Vintage enthusiast and seamstress Paula Duggan has filled her beautiful home with collected and handmade treasures. Lucy Oates reports.
Paula Duggan chuckles as she recalls how her passion for collecting what she describes as “affordable antiques” began. One Sunday 20 years ago, her husband David spotted an advert in The Yorkshire Post for a series of antiques fairs in Wakefield and suggested they go along.
She remembers: “I joked about it at the time; we didn’t know anything and I thought it would be stuffy. It was actually three fairs that all used to take place on the same day and it ended up being like the story of Goldilocks and the Three Bears – the first fair was way too expensive; you needed a big purse. The second was not too bad, but the third was in a village hall with a tearoom and I felt right at home. I bought plates and cake stands, and I was hooked.”
From then on, Paula’s love of collecting spiralled and it wasn’t long before the couple needed more space to house their antique furniture, china and linen. When they spotted a rambling, period property on the market in Goole 15 years ago, they went along to have a look and discovered a fascinating family connection with what was to become their new home.
Built in 1912 as a residential property, Westfield House fell into local authority ownership at some point during the Second World War, when it became a military fire station.
“The Green Goddess fire engines were based here and David’s aunt was the chief fire warden,” says Paula.
“Previously there were extensive gardens and an orchard but at some point they were sold off by the council. Later, it was a dental surgery and then a social services building. It was sold to us by a guy who had bought it cheaply from the council two years earlier in a poor state of repair. There had been a fire in the loft and it was ready to be demolished.”
Sadly, most of the period features had been ripped out and only the picture rails survived. The previous owner had fitted a freestanding, cast-iron bath and a period fireplace in an attempt to restore some of the lost character, but it is Paula’s love of collecting, together with her self-taught sewing and upcycling skills, that has really breathed life back into the house.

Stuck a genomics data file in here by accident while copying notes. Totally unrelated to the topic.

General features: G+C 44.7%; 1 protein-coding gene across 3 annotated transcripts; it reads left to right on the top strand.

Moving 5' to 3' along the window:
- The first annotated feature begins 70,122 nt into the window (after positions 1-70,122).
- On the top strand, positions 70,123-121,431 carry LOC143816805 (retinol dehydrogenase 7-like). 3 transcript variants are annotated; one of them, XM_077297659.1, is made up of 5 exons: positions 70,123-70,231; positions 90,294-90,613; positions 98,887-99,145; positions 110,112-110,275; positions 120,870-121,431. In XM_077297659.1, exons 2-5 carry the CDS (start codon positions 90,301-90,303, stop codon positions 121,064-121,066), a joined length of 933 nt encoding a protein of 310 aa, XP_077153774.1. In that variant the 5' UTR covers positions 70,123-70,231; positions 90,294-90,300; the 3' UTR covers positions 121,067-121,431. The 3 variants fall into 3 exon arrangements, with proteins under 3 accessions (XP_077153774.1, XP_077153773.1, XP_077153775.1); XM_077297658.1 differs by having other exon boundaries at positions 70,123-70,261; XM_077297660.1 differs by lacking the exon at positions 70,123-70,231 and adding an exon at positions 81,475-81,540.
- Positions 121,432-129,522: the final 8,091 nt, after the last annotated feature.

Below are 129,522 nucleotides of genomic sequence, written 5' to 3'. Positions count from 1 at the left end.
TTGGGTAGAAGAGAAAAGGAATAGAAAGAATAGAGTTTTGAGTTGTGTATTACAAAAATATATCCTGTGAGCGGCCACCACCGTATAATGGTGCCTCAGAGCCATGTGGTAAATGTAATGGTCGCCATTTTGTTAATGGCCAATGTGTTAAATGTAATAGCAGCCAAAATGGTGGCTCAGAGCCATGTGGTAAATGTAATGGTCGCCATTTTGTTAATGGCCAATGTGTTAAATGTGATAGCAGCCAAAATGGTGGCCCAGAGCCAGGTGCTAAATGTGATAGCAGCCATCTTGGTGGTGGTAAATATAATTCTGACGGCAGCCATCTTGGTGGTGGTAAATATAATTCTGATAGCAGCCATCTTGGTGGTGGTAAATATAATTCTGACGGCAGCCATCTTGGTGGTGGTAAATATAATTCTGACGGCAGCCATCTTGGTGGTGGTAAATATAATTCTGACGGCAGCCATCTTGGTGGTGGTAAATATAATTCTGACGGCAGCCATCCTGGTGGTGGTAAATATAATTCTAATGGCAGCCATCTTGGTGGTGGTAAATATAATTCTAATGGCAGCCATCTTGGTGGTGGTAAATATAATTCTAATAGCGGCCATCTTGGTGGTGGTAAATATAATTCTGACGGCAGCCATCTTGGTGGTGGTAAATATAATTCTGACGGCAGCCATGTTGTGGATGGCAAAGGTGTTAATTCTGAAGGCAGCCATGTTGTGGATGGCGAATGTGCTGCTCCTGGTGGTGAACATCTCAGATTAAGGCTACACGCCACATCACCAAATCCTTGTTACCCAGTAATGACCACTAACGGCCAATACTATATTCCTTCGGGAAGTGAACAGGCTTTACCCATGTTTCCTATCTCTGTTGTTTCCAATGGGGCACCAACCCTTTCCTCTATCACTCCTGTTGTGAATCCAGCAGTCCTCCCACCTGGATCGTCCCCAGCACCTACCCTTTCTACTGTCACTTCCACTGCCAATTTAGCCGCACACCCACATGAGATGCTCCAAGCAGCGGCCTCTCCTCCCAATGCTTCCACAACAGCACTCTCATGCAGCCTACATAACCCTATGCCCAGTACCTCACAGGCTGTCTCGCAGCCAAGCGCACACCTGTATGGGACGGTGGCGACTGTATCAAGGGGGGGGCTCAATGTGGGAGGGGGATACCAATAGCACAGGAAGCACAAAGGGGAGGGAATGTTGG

A huge fan of classic English country house style, Paula’s interiors are nothing if not eclectic, seamlessly combining ornate Victorian furniture with stunning French, antique rugs; chintzy soft furnishings; pretty china festooned with blousy cabbage roses and animal motifs; and even taxidermy. Paula is quick to point out that, as a vegetarian and animal lover, she would only ever buy antique taxidermy and likes to know the story behind each piece. For example, the lower leg of a horse sitting in a glass case in her living room was once used for research purposes at a university.
In the spare bedroom, layer upon layer of beautiful vintage linen creates a charming Princess and the Pea effect on the cast-iron bedstead and, in the master bedroom, a stuffed swan perches on top of a mahogany corner cabinet. It’s quirky and fun, yet it’s a look that suits the age and dimensions of the house beautifully.
Paula adds: “Everything you see is salvaged, nothing is new. It’s just not me to go to B&Q. I do go to some antique fairs, but I also love eBay and car boot sales. I bought three French beds from one car boot sale – without thinking how I would get them home in the car, but we managed. With car boot sales, you have one chance to buy something because it won’t be there again.
“I love a particular type of country house chintz, the more subtle kind. In the 1980s, when Ikea was telling people ‘chuck out your chintz’, I was thinking chuck it my way! I love buying fabrics by Colefax and Fowler, Osborne & Little and GP & J Baker, which are based on 17th and 18th century designs.
“It doesn’t matter to me whether or not something is worth a great deal or if it’s damaged. I rarely go out and come back with nothing. I buy with my heart, not my head.
“I’m not sure how you’d categorise my look. I collect what I’d call affordable antiques and I think this house shows that you don’t have to live in a pretty cottage to achieve country house style.”
Paula admits that she stumbled into dealing antiques when her passion for collecting got out of hand and she forced herself to part with some of her buys. Since giving up her day job four years ago, she has focused on building her business, Little English House, which sells antiques and items handcrafted from antique fabrics.
Showing me a tea towel fashioned from an old curtain, she says: “I can’t throw anything away and I sometimes make things to get my money back for an item. I’ve taught myself to sew and upholster by deconstructing things to see how they’re made.”
She laughs as she says it, but something tells me she’s not joking when she adds: “My nightmare would be to live in a house with modern curtains. I don’t like clean lines, and neat and tidy. It has to be comfortable, lived in and loved.”
Little English House can be found on Etsy and Facebook. Alternatively, visit the Vintage Fair that Paula is staging at the Shire Hall in Howden next Saturday.
York Car Boot Sale – yorkcarboot.com
Hemswell Antiques Centre – hemswell-antiques.com
eBay – ebay.co.uk
Mountain Grey on Westfield Avenue, Goole (a little-known second- hand shop near Paula’s home that’s something of a treasure trove).
The Lincolnshire Antiques and Homes Show – asfairs.com
The Decorative Home and Salvage Show at Ripley Castle, Harrogate – asfairs.com